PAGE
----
If you are thinking of travelling to Maldives or you are already in Maldives, and are a fishing enthusiast, lucks come your way as fishing season has officially started in Maldives. The saying ‘there’s plenty of fish in the sea’ is true in Maldives all year round, however, if your interest is particularly catching big game fishes, it is best you arrange your fishing trip dates around this time of year as this is when all monster fishes come in to play.

Fishing season in Maldives – November to April

Sharpen your knowledge with local information and get the inside scoop of tips and tricks in fishing for some of the largest pelagic in the Maldivian waters.

Usual suspects and fishing calendar

You can expect a large variety of big game fish in the Maldivian waters during the fishing season. Black Marlins (kalhu mas hibaru), Yellow fin Tuna (bodu kanneli), Giant Trevally (muda handhi) and Wahoo (kurumas) are some of the most targeted species by game fishers. Whether you are keen on deep sea fishing, inshore fishing or reef fishing, this season has got something for you!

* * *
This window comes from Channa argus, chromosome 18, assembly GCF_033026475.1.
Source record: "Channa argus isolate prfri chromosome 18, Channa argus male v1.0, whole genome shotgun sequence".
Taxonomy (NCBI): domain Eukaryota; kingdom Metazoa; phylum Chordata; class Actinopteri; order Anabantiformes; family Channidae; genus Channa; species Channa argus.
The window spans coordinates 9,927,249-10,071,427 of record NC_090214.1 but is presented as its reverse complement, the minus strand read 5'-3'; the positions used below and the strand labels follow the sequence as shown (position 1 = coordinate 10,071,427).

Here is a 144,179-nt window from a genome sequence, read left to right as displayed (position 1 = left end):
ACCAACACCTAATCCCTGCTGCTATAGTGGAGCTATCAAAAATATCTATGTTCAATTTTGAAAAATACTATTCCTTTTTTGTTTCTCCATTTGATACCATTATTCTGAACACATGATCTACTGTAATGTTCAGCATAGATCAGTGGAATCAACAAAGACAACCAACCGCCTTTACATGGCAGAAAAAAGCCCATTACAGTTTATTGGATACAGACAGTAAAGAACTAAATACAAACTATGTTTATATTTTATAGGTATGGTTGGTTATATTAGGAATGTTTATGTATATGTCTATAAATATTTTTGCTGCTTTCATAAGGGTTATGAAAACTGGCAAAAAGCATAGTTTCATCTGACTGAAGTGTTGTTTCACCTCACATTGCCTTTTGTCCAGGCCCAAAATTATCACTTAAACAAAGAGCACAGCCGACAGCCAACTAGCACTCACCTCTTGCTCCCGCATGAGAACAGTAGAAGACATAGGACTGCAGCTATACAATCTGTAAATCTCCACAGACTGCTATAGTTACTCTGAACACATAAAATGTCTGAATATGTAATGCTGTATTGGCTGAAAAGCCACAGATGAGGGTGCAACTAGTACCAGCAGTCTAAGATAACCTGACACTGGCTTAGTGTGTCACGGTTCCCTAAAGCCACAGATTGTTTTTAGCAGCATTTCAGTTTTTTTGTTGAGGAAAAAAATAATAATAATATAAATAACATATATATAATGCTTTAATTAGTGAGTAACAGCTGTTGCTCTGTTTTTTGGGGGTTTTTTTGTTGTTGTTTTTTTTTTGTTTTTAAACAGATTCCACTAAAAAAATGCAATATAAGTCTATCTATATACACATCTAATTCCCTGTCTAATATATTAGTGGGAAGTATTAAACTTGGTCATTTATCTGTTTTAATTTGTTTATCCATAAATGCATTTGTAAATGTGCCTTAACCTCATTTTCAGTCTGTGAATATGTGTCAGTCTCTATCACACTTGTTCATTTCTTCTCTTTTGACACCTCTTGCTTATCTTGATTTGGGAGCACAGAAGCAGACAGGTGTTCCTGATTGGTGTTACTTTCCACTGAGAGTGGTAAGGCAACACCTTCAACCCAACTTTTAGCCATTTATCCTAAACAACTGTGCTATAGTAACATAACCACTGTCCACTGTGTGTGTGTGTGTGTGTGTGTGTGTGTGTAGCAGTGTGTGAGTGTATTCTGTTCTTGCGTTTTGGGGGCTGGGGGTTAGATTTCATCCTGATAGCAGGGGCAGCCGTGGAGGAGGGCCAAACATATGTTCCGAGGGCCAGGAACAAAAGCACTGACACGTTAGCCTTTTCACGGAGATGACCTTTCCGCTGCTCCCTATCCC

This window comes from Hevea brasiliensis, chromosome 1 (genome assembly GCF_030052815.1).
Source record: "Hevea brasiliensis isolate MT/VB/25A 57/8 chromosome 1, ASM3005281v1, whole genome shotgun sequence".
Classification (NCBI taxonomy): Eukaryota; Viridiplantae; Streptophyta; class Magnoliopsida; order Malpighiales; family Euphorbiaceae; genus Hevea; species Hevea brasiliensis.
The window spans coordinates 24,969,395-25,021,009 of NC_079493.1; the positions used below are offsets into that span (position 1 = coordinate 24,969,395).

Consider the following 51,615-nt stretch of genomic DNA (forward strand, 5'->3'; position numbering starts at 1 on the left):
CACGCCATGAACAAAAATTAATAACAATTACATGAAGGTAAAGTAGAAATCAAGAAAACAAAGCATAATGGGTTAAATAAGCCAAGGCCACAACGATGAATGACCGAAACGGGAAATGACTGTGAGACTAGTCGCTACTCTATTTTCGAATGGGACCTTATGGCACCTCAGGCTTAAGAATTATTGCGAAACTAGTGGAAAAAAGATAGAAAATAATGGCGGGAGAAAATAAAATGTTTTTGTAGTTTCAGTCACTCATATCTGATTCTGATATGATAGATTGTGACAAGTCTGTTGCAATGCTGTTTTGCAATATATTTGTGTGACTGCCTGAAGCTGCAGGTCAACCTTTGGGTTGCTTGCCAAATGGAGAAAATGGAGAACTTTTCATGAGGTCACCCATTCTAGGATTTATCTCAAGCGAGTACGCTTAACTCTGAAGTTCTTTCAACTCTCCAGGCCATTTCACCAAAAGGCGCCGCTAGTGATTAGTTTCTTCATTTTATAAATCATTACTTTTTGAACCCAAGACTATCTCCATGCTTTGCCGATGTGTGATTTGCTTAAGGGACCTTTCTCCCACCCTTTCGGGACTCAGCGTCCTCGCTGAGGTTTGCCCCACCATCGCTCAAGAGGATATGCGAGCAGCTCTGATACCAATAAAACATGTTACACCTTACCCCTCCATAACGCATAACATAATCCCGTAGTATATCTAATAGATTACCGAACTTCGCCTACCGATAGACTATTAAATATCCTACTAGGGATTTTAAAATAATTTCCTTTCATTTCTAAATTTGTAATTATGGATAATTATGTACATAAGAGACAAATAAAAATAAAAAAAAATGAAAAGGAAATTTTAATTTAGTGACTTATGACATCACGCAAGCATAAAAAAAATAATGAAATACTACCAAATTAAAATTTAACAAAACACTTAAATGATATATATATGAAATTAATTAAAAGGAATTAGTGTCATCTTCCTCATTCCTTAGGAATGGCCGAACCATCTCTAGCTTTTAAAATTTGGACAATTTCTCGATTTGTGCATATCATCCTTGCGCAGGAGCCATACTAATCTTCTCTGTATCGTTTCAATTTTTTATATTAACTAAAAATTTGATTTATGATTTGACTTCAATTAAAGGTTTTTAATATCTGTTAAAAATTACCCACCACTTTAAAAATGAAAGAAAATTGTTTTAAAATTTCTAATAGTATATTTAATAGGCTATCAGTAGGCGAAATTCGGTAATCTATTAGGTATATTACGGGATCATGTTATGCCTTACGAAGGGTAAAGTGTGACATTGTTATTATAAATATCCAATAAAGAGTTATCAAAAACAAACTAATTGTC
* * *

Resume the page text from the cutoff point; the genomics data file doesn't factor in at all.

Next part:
Our fishing calendar is based on data provided by the Maldives Ministry of Fisheries and Agriculture. This helpful calendar would assist you as a guide to plan your next game fishing trip in the Maldives. Check out what’s instore for this fishing season.

Fishing calender Maldives SkullFishing

Black Marlin (Kalhu Mas Hibaru)

 

Black Marlin Skull Fishing
Black Marlins are considered to be one of the largest game fish in the world, some exceeding over 450 kilograms (1000 pounds).

There is no sight more amazing than the sight of these massive fish leaping into the air right behind your boat when they are hooked. As they are large apex predators, it may take a long time hunting to hook one but when you hook one, they definitely make the wait worth it.

These predators usually hunt during the day and are usually found in deep sea. If you are thinking of taking advantage of the season, and taking a charter out to the deep sea to hunt for marlins, keep in mind that marlin hunting may cost you a little extra as they take a while to hunt and after they are hooked, depending on your expertise, it may take 30 mins to 3 hours to reel them in, but they make a catch to tell tales of!

how to Fish for marlin

Marlins spend their lives in the open ocean, and that’s where you need to be to catch these creatures. They can also be found near-shore waters and around reefs if you happen to catch them on their meal-time. To hunt these heavy hitters, you need to bring out the big guns.

Usual art of fishing technique is trolling; however, these fishes are also caught during off-shore jigging. 50- class drag reels are usual outfits for such a fish. Although 30 pounders can also be used, but it would take a stroll on your arms at the end of the fight. 100-120 lbs monofilament is the line of choice for these monsters.

In the Maldives, apart from rod and reel, a professional fisherman would use hand lines, accompanied with buoy to tire the fish and reel it in.